Nigel Cockburn – on Spedding, 1 of 2
Doubters of Bacon's authorship of the Shakespeare works also at times point to his main biographer, James Spedding, who didn't believe he was Shakespeare. But N.B. Cockburn among others have shown the faults in Spedding's own thinking. Cockburn writes:
It is necessary to say a word about James Spedding, and this may be as a good a place as any at which to do it. When he was writing The Works of Francis Bacon, the main rebirth of the Baconian theory, after its Elizabethan origins, had not yet taken place. But in 1867 an American judge, Nathaniel Holmes, confronted Spedding with the suggestion that Bacon was Shake-Speare. In a reply dated 15 February of that year (which is printed in Holme's book The Authorship of Shakespeare (1886), Vol. 2, pp. 612-618 Spedding rejected the suggestion outright, declaring: "If there was any reason for supposing that the real author was someone else, I think I am in a condition to say that, whoever it was, it was not Francis Bacon". O fortunatam natam me consule Roman! (How fortunate for Rome that I am Consul!). Spedding's ipse dixit has exerted great influence, by reason of his reputation as Bacon's biographer.
But how reliable is he on this question? He performed an invaluable service, let it be said, in editing Bacon's works, letters and life, and without his great labours, which produced order out of chaos, study of Bacon would be a nightmare. On the other debit side, however, and despite his 14 volumes, his understanding of Bacon remained surprisingly incomplete. To give one example not connected with the Shake-Speare authorship dispute, he delivered himself of this pronouncement: 'All his life he [Bacon] had been studying to know and speak the truth; and I doubt whether there was ever any man whose evidence upon matters of fact may be more absolutely relied on, or who could more truly say with Kent in Lear 4.7.5-6:
All my reports go with the modest truth,
No more, nor clipp'd; but so.
Alas!, Bacon's statements were sometimes decidedly 'clipp'd' rather than 'so'. Certainly he was a relentless seeker after truth about men and nature. But to suppose that he was always a paragon of veracity in his own affairs, whether public or private, is a comical misjudgment. In his Essay on Dissimulation he openly advocates a degree of dissimulation; and in Chapter 4 [of Cockburn's book] we shall find him putting theory into practice by forging two letters. The Spedding misjudgment which is relevant to the present book is his failure to recognise Bacon's interest in poetry and the Theatre. The underlying reason for this failure is all too apparent from something he wrote when discussing Bacon's Psalm paraphrases: "The truth is that Bacon was not without the fine phrenzy of the poet; but the world into which it transported him was one which, upon express condition that fiction should be utterly prohibited and excluded. Had it taken the ordinary direction, I have little doubt that it would have carried him to a place among the great poets; but it was the study of his life to refrain his imagination and keep it within the modesty of truth; aspiring no higher than to be a faithful interpreter of nature, waiting for the day when the Kingdom of Man should come".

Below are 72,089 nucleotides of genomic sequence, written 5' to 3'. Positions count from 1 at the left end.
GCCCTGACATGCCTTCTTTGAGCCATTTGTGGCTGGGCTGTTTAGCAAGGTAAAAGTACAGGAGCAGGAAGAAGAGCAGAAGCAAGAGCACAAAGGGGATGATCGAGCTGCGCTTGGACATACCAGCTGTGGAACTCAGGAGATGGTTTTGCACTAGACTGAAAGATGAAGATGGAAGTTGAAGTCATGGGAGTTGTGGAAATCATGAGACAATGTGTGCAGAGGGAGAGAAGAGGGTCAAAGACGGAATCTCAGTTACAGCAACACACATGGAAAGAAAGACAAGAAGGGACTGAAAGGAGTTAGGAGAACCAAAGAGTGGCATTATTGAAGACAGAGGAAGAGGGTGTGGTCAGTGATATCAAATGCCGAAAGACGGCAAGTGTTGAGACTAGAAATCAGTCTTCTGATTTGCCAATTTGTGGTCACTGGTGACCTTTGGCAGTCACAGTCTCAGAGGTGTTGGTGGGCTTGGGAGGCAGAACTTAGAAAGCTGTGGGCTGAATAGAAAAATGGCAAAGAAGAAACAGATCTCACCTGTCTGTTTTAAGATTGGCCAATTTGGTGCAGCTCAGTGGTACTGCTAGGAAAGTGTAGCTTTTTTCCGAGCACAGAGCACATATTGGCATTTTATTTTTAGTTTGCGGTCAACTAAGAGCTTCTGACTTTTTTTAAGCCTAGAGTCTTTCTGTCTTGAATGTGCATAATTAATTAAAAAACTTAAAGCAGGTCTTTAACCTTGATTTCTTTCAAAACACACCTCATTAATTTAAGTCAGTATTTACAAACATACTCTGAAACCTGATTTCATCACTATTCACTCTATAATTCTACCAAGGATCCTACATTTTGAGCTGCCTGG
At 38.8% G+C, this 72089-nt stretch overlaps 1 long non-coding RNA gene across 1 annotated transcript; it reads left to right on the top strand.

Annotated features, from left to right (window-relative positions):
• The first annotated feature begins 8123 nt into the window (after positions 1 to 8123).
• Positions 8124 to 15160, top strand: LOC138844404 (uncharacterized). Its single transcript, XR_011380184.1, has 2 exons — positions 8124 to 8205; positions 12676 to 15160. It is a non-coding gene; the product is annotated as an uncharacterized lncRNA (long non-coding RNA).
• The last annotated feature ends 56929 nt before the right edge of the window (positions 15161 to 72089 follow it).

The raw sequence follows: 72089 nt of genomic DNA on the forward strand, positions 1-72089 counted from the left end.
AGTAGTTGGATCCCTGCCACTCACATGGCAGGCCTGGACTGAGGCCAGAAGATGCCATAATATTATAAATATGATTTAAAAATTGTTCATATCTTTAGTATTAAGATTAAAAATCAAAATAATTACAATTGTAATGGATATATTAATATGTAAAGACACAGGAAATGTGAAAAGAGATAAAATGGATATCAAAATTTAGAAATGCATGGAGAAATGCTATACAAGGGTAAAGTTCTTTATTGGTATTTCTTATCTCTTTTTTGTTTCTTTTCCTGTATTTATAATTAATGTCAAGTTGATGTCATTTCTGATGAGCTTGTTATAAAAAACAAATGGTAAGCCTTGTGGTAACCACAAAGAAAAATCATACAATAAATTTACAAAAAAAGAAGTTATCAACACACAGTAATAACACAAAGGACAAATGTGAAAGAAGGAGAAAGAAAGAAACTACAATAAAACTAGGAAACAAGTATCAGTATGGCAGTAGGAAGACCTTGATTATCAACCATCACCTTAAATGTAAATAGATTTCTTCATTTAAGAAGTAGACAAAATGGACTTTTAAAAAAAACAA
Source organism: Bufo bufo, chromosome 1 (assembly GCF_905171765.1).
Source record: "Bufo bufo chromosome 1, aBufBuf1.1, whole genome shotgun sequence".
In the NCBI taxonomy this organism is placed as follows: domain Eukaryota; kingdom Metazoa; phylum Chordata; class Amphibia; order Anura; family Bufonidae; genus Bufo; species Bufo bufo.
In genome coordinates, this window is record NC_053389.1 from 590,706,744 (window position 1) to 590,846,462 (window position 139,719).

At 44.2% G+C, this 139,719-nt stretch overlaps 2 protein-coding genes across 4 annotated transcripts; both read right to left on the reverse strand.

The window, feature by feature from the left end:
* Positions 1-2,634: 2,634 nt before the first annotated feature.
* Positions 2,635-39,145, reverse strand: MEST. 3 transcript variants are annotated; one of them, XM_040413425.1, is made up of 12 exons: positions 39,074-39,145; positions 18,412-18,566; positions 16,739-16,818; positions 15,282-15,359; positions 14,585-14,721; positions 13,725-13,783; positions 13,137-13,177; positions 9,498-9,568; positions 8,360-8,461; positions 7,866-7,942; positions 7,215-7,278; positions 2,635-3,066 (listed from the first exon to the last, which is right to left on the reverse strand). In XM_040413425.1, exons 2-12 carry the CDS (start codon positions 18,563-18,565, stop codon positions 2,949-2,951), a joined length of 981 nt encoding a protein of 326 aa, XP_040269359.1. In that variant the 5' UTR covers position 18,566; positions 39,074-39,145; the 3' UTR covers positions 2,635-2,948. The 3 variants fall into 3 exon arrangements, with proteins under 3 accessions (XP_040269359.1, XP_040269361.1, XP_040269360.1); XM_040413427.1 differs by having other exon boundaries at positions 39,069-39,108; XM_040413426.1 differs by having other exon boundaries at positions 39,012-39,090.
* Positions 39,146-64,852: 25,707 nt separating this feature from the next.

But there is absolutely no warrant for the assertion that it was "the study of Bacon's life to refrain his imagination". What Spedding should have said and thought is that it was the study of his life to refrain his imagination when searching for truth about men and nature. Any sensible person will be guided in such matters by the evidence, not by imagination. But it is a non sequitur to suppose that this debarred him from indulging his imagination to his leisure hours. In the next chapter we shall see many statements by Bacon of his enjoyment of poetry and the Theatre. He described poetry as "rather a pleasure or play of the imagination than a work or duty thereof"; and as "a thing sweet and varied that would be thought to have in it something divine".